Feb 22nd-Feb 28th 2015 marks National Eating Disorder Awareness Week.
    The goal of National Eating Disorders Awareness Week (#NEDAwareness Week) is to put the spotlight on the seriousness of eating disorders and to improve public understanding of their causes, triggers and treatments. By increasing awareness and access to resources, we can encourage early detection and intervention, which can improve the likelihood of full recovery for millions.

    If you or someone you love is suffering, please know that you are not alone. Find someone to talk to or find support and resources  available online or in your community. There are many helpful resources on the NEDA site . I’ve also found the Recovery Warriors podcast and website extremely helpful when I needed inspiration or to not feel so alone.
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  • gofahne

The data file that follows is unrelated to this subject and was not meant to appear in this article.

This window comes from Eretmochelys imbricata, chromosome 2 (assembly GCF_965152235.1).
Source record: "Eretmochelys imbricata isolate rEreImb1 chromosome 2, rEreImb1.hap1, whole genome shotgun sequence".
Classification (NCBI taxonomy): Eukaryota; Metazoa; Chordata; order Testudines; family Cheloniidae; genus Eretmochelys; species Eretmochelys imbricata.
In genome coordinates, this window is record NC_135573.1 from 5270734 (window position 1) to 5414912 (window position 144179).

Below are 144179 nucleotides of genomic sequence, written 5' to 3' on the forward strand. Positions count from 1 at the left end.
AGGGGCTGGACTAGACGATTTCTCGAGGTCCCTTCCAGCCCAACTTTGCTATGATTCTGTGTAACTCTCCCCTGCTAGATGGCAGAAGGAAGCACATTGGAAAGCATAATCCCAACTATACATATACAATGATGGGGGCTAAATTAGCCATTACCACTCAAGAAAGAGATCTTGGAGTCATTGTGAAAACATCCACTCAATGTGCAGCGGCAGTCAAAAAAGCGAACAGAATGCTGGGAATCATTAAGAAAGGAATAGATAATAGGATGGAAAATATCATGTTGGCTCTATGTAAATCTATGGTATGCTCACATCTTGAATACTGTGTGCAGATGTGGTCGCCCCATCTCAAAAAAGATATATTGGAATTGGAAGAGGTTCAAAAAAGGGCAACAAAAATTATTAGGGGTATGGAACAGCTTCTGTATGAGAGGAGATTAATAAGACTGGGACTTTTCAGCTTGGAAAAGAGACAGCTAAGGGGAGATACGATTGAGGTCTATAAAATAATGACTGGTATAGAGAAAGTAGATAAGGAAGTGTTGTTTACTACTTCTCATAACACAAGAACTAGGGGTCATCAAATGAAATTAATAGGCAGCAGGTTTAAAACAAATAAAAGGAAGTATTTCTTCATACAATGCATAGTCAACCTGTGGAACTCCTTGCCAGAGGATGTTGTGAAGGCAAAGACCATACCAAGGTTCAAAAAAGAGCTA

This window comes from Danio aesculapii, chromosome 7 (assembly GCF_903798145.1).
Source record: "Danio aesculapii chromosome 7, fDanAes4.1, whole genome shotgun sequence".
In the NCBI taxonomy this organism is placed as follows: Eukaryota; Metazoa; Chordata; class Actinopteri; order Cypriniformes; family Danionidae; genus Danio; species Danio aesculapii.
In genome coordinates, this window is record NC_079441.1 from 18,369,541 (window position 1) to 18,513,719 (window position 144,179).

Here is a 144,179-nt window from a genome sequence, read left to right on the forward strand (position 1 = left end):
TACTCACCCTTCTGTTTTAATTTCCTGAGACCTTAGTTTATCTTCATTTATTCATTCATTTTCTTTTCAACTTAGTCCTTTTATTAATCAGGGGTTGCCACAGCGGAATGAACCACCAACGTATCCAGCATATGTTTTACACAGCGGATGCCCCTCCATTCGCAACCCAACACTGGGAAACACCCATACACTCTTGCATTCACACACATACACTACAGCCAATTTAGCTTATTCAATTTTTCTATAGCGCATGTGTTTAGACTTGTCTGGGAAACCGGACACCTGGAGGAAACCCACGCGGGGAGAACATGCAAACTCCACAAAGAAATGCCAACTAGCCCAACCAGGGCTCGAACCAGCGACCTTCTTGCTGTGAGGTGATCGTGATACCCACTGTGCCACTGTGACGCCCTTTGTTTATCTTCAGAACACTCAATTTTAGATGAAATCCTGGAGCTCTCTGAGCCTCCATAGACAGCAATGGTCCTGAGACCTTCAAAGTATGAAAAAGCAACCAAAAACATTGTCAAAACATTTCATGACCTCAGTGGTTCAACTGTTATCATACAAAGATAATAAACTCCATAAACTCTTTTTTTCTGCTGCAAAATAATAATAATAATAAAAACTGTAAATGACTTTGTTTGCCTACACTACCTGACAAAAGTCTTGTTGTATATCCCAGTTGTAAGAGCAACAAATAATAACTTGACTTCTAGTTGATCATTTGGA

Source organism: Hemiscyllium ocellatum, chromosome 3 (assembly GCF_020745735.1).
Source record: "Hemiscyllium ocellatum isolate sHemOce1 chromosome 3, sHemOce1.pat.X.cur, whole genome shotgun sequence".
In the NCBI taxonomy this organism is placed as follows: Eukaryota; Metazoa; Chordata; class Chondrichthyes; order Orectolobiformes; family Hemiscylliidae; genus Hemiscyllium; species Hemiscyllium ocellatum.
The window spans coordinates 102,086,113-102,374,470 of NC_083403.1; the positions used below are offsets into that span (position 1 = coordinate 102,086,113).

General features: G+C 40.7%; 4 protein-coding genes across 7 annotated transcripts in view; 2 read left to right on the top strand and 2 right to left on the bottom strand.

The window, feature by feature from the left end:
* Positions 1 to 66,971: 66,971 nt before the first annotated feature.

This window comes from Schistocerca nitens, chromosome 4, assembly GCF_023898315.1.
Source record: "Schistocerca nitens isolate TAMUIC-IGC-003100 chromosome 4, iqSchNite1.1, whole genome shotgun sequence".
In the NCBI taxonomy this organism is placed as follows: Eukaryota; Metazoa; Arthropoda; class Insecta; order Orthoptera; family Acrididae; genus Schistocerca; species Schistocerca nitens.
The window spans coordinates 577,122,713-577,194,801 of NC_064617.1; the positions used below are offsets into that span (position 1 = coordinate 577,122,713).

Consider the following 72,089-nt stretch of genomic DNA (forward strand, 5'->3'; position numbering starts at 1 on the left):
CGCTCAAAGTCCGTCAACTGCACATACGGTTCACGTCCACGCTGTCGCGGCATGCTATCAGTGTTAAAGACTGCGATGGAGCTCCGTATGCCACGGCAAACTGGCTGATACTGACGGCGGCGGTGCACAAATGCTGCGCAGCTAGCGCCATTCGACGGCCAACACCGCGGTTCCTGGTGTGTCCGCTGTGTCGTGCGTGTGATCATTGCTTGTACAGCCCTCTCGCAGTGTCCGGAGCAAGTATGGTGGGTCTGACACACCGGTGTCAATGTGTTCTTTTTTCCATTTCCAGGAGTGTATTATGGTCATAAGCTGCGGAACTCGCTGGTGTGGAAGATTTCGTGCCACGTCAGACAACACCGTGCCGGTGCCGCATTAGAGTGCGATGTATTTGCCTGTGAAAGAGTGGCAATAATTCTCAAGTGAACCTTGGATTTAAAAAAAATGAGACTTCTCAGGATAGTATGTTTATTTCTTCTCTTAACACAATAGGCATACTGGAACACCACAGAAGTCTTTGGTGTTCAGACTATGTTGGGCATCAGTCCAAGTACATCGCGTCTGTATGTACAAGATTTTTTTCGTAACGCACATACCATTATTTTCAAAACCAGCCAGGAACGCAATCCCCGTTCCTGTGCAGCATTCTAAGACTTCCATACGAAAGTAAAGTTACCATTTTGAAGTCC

This is so amazing Carissa. You have always touched me when you write from this vulnerable place. Talking openly to you one of the brief evenings we met, your honesty sparked me to write about my own body image. To this day it’s still one of the pieces I am proudest I ever wrote. I know you may not have answers yet, but the rawness you speak with I believe WILL provide your answer. Small, intentional steps and brutal honesty. You’ve already come so far, maybe not with food, but with your move and with drinking. Keep talking. Keep trying. Keep succeeding. You provide more strength than you know (and we barely know each other). Listen to the inner voice that keeps calling you to be better.